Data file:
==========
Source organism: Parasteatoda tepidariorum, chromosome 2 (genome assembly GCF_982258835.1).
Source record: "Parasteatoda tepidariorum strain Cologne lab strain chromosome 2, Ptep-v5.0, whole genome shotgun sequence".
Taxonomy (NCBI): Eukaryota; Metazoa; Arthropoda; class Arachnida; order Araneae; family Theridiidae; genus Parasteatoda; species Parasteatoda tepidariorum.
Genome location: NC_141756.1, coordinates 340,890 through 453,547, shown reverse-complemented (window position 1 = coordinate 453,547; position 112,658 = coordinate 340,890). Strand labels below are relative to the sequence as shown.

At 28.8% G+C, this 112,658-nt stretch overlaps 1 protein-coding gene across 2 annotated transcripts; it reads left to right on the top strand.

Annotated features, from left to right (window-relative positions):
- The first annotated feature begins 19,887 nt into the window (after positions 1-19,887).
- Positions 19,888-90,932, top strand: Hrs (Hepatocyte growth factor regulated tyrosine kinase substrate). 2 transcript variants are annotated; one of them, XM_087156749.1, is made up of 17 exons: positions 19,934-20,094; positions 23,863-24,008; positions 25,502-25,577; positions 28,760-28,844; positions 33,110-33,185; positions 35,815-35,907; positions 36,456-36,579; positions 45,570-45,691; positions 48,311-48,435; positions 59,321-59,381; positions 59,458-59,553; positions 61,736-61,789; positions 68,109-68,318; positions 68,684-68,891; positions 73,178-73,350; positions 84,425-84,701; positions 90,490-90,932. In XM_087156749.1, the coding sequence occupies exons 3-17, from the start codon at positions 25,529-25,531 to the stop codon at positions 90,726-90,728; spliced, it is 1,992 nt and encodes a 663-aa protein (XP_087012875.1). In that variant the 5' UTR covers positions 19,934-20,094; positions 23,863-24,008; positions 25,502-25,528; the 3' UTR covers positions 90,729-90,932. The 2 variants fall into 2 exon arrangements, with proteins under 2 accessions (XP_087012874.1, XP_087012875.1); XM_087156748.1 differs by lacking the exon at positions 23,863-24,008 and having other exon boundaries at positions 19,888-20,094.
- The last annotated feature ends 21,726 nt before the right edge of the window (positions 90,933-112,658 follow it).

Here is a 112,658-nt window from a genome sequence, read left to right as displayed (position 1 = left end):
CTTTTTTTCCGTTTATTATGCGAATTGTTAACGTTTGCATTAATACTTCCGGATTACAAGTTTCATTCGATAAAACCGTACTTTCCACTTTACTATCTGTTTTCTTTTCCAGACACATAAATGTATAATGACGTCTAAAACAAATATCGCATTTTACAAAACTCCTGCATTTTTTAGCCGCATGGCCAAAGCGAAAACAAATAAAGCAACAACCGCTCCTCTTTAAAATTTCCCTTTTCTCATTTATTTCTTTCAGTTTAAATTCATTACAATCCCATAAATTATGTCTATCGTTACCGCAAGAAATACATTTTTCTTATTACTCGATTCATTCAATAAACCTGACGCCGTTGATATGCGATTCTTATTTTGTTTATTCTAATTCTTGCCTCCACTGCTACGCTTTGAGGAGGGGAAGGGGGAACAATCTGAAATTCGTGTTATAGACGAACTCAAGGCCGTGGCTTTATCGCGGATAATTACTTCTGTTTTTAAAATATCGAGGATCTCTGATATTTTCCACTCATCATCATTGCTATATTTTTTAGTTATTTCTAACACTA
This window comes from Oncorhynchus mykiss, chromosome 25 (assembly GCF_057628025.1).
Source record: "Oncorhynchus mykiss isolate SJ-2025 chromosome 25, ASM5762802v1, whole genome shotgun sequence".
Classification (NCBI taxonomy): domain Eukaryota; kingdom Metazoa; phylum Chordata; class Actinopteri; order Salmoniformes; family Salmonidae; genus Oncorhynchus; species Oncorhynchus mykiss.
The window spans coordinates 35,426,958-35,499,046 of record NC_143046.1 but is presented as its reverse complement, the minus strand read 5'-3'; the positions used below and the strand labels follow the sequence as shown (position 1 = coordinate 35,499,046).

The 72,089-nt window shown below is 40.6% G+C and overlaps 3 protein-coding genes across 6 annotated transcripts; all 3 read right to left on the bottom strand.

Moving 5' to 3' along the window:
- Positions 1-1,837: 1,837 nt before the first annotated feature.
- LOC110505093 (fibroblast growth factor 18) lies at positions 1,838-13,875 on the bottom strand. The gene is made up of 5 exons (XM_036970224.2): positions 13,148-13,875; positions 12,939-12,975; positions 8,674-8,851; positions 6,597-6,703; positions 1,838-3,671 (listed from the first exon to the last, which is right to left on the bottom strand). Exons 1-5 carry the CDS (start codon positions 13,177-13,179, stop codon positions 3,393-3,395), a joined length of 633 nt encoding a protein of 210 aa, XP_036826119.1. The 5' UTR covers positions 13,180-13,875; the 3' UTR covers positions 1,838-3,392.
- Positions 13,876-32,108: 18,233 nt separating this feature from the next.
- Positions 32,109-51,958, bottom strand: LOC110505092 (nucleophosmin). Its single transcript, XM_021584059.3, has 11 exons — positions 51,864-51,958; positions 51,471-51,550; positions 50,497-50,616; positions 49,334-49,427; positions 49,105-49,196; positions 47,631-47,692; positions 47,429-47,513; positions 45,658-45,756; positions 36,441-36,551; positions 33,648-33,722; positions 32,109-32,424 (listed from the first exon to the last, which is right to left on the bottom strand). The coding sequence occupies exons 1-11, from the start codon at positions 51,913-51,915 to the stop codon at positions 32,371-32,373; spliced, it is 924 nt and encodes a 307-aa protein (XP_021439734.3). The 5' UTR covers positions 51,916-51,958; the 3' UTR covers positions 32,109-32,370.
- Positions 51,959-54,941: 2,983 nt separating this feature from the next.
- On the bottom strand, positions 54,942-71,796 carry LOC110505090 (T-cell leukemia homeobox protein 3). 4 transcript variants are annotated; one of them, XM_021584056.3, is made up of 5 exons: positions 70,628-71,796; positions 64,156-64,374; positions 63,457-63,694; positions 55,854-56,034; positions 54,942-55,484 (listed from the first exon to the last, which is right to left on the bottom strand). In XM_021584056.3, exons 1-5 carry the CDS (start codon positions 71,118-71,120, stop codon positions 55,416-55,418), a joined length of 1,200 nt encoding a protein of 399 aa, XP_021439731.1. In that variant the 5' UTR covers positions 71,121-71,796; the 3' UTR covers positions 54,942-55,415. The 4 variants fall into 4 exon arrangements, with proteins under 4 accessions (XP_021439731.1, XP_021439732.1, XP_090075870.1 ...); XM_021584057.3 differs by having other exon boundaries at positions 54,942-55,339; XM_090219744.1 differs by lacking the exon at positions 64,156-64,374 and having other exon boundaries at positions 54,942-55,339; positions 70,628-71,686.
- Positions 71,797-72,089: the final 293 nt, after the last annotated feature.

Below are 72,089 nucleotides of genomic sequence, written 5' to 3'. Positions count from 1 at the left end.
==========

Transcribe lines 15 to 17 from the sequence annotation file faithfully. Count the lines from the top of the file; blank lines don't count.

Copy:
The window spans coordinates 35,426,958-35,499,046 of record NC_143046.1 but is presented as its reverse complement, the minus strand read 5'-3'; the positions used below and the strand labels follow the sequence as shown (position 1 = coordinate 35,499,046).

The 72,089-nt window shown below is 40.6% G+C and overlaps 3 protein-coding genes across 6 annotated transcripts; all 3 read right to left on the bottom strand.

Moving 5' to 3' along the window: